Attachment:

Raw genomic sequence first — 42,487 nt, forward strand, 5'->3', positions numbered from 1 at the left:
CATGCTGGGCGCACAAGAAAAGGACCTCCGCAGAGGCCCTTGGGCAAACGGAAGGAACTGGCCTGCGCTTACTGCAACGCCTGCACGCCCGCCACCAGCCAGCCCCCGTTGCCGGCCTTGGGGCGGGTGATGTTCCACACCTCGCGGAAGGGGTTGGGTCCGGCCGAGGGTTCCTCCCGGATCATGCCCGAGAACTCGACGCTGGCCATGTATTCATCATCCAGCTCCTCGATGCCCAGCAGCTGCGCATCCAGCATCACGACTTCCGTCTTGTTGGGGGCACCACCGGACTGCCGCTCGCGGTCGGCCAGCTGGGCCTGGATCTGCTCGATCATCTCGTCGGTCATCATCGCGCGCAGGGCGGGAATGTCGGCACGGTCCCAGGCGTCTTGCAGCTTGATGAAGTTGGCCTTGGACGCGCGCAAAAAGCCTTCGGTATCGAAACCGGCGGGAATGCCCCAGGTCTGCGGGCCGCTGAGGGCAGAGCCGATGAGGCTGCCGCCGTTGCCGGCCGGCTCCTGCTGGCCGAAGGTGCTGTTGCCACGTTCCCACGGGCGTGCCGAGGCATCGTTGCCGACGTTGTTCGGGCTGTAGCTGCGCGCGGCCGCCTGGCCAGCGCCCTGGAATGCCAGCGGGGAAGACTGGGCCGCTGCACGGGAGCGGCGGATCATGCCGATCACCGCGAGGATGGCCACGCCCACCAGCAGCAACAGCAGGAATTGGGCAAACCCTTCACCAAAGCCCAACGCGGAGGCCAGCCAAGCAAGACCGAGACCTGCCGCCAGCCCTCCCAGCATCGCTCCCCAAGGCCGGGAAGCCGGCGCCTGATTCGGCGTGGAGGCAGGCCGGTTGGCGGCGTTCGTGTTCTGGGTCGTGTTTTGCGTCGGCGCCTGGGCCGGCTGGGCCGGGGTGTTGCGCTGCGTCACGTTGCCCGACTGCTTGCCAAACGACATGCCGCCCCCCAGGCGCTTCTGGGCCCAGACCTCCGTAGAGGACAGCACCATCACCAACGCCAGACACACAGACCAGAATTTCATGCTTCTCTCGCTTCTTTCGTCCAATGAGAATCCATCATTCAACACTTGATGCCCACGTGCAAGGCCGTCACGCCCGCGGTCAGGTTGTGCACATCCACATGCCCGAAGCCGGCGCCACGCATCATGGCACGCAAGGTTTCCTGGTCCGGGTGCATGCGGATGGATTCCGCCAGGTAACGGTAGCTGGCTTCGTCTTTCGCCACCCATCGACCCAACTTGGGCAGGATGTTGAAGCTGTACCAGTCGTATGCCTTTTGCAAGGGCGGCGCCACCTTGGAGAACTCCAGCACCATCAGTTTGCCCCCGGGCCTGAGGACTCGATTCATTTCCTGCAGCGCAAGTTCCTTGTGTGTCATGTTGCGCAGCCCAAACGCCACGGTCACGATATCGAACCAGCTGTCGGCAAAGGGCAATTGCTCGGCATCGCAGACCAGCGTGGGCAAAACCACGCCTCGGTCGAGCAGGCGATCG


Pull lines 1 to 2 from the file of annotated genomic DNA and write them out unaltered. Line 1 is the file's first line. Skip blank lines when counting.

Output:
Raw genomic sequence first — 42,487 nt, forward strand, 5'->3', positions numbered from 1 at the left:
CATGCTGGGCGCACAAGAAAAGGACCTCCGCAGAGGCCCTTGGGCAAACGGAAGGAACTGGCCTGCGCTTACTGCAACGCCTGCACGCCCGCCACCAGCCAGCCCCCGTTGCCGGCCTTGGGGCGGGTGATGTTCCACACCTCGCGGAAGGGGTTGGGTCCGGCCGAGGGTTCCTCCCGGATCATGCCCGAGAACTCGACGCTGGCCATGTATTCATCATCCAGCTCCTCGATGCCCAGCAGCTGCGCATCCAGCATCACGACTTCCGTCTTGTTGGGGGCACCACCGGACTGCCGCTCGCGGTCGGCCAGCTGGGCCTGGATCTGCTCGATCATCTCGTCGGTCATCATCGCGCGCAGGGCGGGAATGTCGGCACGGTCCCAGGCGTCTTGCAGCTTGATGAAGTTGGCCTTGGACGCGCGCAAAAAGCCTTCGGTATCGAAACCGGCGGGAATGCCCCAGGTCTGCGGGCCGCTGAGGGCAGAGCCGATGAGGCTGCCGCCGTTGCCGGCCGGCTCCTGCTGGCCGAAGGTGCTGTTGCCACGTTCCCACGGGCGTGCCGAGGCATCGTTGCCGACGTTGTTCGGGCTGTAGCTGCGCGCGGCCGCCTGGCCAGCGCCCTGGAATGCCAGCGGGGAAGACTGGGCCGCTGCACGGGAGCGGCGGATCATGCCGATCACCGCGAGGATGGCCACGCCCACCAGCAGCAACAGCAGGAATTGGGCAAACCCTTCACCAAAGCCCAACGCGGAGGCCAGCCAAGCAAGACCGAGACCTGCCGCCAGCCCTCCCAGCATCGCTCCCCAAGGCCGGGAAGCCGGCGCCTGATTCGGCGTGGAGGCAGGCCGGTTGGCGGCGTTCGTGTTCTGGGTCGTGTTTTGCGTCGGCGCCTGGGCCGGCTGGGCCGGGGTGTTGCGCTGCGTCACGTTGCCCGACTGCTTGCCAAACGACATGCCGCCCCCCAGGCGCTTCTGGGCCCAGACCTCCGTAGAGGACAGCACCATCACCAACGCCAGACACACAGACCAGAATTTCATGCTTCTCTCGCTTCTTTCGTCCAATGAGAATCCATCATTCAACACTTGATGCCCACGTGCAAGGCCGTCACGCCCGCGGTCAGGTTGTGCACATCCACATGCCCGAAGCCGGCGCCACGCATCATGGCACGCAAGGTTTCCTGGTCCGGGTGCATGCGGATGGATTCCGCCAGGTAACGGTAGCTGGCTTCGTCTTTCGCCACCCATCGACCCAACTTGGGCAGGATGTTGAAGCTGTACCAGTCGTATGCCTTTTGCAAGGGCGGCGCCACCTTGGAGAACTCCAGCACCATCAGTTTGCCCCCGGGCCTGAGGACTCGATTCATTTCCTGCAGCGCAAGTTCCTTGTGTGTCATGTTGCGCAGCCCAAACGCCACGGTCACGATATCGAACCAGCTGTCGGCAAAGGGCAATTGCTCGGCATCGCAGACCAGCGTGGGCAAAACCACGCCTCGGTCGAGCAGGCGATCG